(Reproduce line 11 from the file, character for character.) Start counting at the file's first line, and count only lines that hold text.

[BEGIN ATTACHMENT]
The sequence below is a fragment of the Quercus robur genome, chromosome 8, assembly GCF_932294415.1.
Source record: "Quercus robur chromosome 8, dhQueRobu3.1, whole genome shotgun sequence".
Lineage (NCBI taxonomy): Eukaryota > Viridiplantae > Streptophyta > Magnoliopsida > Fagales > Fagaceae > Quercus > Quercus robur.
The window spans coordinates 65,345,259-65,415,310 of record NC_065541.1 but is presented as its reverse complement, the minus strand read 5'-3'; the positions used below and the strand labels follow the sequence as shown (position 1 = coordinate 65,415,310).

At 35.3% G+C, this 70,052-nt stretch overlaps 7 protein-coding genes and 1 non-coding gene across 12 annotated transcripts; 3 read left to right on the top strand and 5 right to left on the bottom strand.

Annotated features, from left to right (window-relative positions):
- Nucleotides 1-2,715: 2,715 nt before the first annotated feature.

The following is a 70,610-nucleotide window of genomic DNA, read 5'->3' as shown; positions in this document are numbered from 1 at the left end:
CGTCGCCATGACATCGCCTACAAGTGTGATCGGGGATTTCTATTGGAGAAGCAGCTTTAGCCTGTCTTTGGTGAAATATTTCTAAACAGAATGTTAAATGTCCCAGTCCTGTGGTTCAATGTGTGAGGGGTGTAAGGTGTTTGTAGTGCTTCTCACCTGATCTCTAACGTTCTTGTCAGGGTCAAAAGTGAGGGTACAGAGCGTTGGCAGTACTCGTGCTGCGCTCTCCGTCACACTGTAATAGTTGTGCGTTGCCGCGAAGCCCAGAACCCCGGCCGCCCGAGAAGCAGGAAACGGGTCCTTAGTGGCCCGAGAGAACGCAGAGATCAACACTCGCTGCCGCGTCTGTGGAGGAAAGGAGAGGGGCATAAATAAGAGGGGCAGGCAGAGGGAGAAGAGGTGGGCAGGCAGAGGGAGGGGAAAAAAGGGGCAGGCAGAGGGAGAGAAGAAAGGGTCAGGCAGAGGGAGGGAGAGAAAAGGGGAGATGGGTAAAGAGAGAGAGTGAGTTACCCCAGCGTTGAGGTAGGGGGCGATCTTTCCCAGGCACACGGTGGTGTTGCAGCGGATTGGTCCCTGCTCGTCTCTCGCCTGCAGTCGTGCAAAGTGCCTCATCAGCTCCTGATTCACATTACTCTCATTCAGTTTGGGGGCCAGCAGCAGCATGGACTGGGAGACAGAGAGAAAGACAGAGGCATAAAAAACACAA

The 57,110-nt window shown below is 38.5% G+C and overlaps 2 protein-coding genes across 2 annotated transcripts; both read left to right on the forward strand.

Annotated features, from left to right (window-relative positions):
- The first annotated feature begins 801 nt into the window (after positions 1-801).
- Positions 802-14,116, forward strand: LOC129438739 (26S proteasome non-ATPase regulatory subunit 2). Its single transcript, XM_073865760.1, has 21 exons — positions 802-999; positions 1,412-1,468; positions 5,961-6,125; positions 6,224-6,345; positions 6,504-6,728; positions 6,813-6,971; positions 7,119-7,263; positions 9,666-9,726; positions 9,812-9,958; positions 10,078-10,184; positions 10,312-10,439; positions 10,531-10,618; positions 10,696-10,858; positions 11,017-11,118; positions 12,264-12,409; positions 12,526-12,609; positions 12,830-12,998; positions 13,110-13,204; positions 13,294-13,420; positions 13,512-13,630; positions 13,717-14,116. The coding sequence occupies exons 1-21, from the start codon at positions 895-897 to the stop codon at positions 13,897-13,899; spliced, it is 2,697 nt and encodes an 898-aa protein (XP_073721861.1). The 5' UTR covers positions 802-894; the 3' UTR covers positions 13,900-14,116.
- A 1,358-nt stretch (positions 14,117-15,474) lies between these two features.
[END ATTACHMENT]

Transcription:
Annotated features, from left to right (window-relative positions):